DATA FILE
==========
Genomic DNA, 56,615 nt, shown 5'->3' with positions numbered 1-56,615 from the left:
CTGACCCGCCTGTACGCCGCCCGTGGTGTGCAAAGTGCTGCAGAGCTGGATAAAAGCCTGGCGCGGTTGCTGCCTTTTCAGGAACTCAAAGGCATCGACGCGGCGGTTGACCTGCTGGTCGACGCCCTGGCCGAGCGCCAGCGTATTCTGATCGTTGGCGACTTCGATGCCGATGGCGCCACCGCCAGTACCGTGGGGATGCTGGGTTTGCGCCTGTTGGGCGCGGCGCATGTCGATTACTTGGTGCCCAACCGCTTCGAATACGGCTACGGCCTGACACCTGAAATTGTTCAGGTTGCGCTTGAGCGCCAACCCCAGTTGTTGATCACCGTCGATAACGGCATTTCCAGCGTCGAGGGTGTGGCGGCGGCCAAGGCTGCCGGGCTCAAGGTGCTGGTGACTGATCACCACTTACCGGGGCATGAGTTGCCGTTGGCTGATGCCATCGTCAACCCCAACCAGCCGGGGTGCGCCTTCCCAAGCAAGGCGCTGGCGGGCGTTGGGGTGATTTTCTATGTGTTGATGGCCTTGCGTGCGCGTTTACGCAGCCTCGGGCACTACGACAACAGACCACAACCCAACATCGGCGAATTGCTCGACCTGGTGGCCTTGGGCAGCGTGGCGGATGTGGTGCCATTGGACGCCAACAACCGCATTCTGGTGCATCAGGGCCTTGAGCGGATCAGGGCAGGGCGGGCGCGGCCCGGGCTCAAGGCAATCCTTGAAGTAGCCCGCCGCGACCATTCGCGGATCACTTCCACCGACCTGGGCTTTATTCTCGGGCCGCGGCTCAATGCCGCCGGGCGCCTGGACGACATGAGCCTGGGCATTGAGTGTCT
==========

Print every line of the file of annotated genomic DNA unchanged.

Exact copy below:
Genomic DNA, 56,615 nt, shown 5'->3' with positions numbered 1-56,615 from the left:
CTGACCCGCCTGTACGCCGCCCGTGGTGTGCAAAGTGCTGCAGAGCTGGATAAAAGCCTGGCGCGGTTGCTGCCTTTTCAGGAACTCAAAGGCATCGACGCGGCGGTTGACCTGCTGGTCGACGCCCTGGCCGAGCGCCAGCGTATTCTGATCGTTGGCGACTTCGATGCCGATGGCGCCACCGCCAGTACCGTGGGGATGCTGGGTTTGCGCCTGTTGGGCGCGGCGCATGTCGATTACTTGGTGCCCAACCGCTTCGAATACGGCTACGGCCTGACACCTGAAATTGTTCAGGTTGCGCTTGAGCGCCAACCCCAGTTGTTGATCACCGTCGATAACGGCATTTCCAGCGTCGAGGGTGTGGCGGCGGCCAAGGCTGCCGGGCTCAAGGTGCTGGTGACTGATCACCACTTACCGGGGCATGAGTTGCCGTTGGCTGATGCCATCGTCAACCCCAACCAGCCGGGGTGCGCCTTCCCAAGCAAGGCGCTGGCGGGCGTTGGGGTGATTTTCTATGTGTTGATGGCCTTGCGTGCGCGTTTACGCAGCCTCGGGCACTACGACAACAGACCACAACCCAACATCGGCGAATTGCTCGACCTGGTGGCCTTGGGCAGCGTGGCGGATGTGGTGCCATTGGACGCCAACAACCGCATTCTGGTGCATCAGGGCCTTGAGCGGATCAGGGCAGGGCGGGCGCGGCCCGGGCTCAAGGCAATCCTTGAAGTAGCCCGCCGCGACCATTCGCGGATCACTTCCACCGACCTGGGCTTTATTCTCGGGCCGCGGCTCAATGCCGCCGGGCGCCTGGACGACATGAGCCTGGGCATTGAGTGTCT